Force Equilibrium Problem

In summary, the conversation revolves around a statics problem involving an object resting on a rotating disc and being pushed into a stationary wall. The question is about the reaction force of the wall and the factors needed to solve the problem, such as friction force and the location of the center of rotation. The suggested approach is to use the formula F = ma to calculate the reaction force.
  • #1
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Hello,

I am a first time poster and I need some help with a basic statics problem. I drew a free body diagram to help illustrate. An object with a mass 'M' is resting on a rotating disc that is spinning with constant velocity 'V'. The mass is continuously being pushed into a static wall due to the rotating disc beneath it. The mass is stationary because it is being stopped by the wall. Thus, the static wall forces the object to slide across the surface the disc as the disc rotates.

The question is, what is the reaction force of the wall? Given the mass of the object and the velocity of the disc, what else do I need to know in order to solve this problem? Friction force? If so, which way is it pointing? I was hoping someone can point me in the right direction. I have attached the image of the FBD in the thread. Let me know if you need any additional information.

Any help is much appreciated,

David
 

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  • #2
Your diagram is rather unclear. Where is the center of rotation located?

"The mass is continuously being pushed into a static wall due to the rotating disc beneath it."

This may be true.

"The mass is stationary because it is being stopped by the wall."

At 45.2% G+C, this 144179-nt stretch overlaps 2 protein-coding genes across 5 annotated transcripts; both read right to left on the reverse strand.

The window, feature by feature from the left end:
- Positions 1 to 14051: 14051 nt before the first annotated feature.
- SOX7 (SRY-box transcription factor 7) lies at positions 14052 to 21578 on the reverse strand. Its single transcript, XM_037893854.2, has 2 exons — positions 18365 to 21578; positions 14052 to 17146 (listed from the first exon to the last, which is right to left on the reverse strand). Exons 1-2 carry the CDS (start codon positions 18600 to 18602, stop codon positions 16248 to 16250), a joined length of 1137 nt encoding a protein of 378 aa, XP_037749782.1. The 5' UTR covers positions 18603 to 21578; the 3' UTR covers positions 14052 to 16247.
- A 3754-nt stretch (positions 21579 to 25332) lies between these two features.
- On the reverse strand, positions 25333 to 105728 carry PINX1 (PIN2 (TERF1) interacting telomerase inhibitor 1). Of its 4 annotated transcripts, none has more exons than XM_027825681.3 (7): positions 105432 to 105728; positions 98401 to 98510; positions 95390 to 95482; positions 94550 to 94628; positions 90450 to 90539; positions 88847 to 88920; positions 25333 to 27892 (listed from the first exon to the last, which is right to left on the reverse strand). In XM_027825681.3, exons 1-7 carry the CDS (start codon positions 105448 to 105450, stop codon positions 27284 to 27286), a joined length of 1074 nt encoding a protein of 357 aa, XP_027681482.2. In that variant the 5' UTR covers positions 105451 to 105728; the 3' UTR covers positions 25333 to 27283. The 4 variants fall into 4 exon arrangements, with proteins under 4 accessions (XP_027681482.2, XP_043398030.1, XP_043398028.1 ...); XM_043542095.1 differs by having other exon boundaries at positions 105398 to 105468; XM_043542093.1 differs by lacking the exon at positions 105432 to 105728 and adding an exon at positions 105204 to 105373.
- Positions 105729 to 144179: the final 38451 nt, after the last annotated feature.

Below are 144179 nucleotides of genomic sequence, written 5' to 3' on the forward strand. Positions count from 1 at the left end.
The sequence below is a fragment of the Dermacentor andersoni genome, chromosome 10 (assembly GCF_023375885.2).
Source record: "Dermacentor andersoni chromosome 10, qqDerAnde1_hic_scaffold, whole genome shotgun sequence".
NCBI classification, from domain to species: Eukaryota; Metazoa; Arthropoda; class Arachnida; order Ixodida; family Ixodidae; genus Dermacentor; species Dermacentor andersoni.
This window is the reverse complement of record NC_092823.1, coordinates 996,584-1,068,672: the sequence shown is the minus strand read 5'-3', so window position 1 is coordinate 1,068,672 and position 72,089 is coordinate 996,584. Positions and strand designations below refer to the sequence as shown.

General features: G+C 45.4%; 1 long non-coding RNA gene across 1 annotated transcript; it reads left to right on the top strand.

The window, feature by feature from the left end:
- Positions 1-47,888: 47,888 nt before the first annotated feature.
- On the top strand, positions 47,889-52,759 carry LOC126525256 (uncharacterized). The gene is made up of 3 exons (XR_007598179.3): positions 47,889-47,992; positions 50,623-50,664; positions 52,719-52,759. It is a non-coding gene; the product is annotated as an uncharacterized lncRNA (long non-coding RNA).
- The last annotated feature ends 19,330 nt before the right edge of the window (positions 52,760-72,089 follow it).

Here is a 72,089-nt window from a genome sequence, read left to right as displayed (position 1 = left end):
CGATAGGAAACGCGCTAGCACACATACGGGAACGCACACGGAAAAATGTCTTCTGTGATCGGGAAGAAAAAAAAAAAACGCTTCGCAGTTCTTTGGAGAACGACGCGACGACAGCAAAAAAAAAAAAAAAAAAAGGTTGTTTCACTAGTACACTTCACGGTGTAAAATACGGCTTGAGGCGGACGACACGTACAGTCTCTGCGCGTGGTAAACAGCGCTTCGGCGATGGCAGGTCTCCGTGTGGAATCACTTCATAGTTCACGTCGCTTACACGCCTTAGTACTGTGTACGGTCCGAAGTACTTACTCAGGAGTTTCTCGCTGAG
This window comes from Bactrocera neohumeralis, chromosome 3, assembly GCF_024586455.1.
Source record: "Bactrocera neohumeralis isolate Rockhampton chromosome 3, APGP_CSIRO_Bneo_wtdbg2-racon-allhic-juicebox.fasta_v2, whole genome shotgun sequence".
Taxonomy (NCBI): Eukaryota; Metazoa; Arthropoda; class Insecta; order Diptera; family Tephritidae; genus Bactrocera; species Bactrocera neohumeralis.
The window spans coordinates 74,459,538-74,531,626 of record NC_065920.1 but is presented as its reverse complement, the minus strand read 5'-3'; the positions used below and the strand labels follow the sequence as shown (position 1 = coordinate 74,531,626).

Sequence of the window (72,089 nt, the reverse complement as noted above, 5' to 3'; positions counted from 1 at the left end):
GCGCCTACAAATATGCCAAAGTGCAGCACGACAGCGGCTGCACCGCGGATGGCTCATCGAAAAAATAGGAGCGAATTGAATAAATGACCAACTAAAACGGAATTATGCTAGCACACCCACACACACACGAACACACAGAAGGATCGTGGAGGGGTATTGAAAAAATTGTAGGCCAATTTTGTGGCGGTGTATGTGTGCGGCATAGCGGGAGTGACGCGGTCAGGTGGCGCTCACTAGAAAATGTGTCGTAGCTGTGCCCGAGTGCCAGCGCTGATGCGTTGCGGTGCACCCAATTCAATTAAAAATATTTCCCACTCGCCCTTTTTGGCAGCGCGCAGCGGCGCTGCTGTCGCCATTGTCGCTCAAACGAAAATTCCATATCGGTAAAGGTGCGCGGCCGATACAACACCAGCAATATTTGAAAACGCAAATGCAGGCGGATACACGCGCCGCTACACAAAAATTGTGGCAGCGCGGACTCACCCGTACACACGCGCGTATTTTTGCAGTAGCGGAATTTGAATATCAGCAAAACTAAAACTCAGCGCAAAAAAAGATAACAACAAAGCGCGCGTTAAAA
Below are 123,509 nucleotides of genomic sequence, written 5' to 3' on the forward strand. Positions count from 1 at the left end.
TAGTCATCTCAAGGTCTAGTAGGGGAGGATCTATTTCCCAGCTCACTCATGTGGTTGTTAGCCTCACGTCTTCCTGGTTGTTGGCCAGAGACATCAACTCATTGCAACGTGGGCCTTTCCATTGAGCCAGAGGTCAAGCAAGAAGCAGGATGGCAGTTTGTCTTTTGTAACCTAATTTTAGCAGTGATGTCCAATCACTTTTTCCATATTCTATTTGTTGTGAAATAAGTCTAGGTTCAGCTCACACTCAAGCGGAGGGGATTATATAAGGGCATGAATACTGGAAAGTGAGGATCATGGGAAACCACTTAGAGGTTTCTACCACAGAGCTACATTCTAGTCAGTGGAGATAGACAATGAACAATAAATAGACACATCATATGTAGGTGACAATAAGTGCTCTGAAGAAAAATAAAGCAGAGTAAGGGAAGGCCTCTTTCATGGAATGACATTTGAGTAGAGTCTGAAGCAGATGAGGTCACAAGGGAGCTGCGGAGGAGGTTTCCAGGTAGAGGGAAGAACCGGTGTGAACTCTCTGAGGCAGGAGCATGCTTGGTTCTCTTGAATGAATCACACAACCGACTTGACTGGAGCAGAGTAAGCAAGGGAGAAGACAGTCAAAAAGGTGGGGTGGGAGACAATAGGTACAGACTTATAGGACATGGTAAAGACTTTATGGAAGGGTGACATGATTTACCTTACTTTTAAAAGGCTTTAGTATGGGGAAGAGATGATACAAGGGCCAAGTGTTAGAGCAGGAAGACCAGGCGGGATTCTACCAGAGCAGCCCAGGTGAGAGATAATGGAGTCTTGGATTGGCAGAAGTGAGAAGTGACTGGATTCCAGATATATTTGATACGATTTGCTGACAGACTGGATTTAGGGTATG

This may be true.

"Thus, the static wall forces the object to slide across the surface the disc as the disc rotates."

How do you figure this conclusion? Are the wall and the object attracted magnetically? Are you sure that a more reasonable explanation might be possible?

If you want to calculate the reaction of the object, always remember that F = ma.

How would friction determine the reaction of the object on the stationary wall?
 

What is a force equilibrium problem?

A force equilibrium problem is a type of physics problem that involves determining the forces acting on an object in order for it to remain in a state of equilibrium, or a state where the net force on the object is equal to zero.

What are the key principles involved in solving a force equilibrium problem?

The key principles involved in solving a force equilibrium problem are Newton's First Law of Motion (the law of inertia), which states that an object at rest will remain at rest and an object in motion will remain in motion at a constant velocity unless acted upon by an external force, and Newton's Second Law of Motion, which states that the net force on an object is equal to its mass multiplied by its acceleration.

What are the steps to solving a force equilibrium problem?

The steps to solving a force equilibrium problem are: 1) Draw a free-body diagram of the object, showing all the forces acting on it and their directions; 2) Write out the equations for Newton's Second Law of Motion for each axis (x and y) based on the free-body diagram; 3) Solve the equations simultaneously to find the magnitude and direction of each force; 4) Check that the net force on the object is equal to zero to confirm that the object is in a state of equilibrium.

What are some common mistakes when solving a force equilibrium problem?

Some common mistakes when solving a force equilibrium problem include: not properly identifying and labeling all the forces acting on the object, using incorrect signs or directions for the forces, and not taking into account the possibility of rotational equilibrium if the object is not only moving in a linear direction.

What are some real-world applications of force equilibrium problems?

Force equilibrium problems have many real-world applications, including in engineering, architecture, and design. For example, they can be used to determine the forces acting on a bridge or building to ensure structural stability, or to determine the forces needed to maintain the balance of a structure, such as a crane or a see-saw. They are also used in sports, such as in analyzing the forces involved in a gymnast's routine or a diver's dive.

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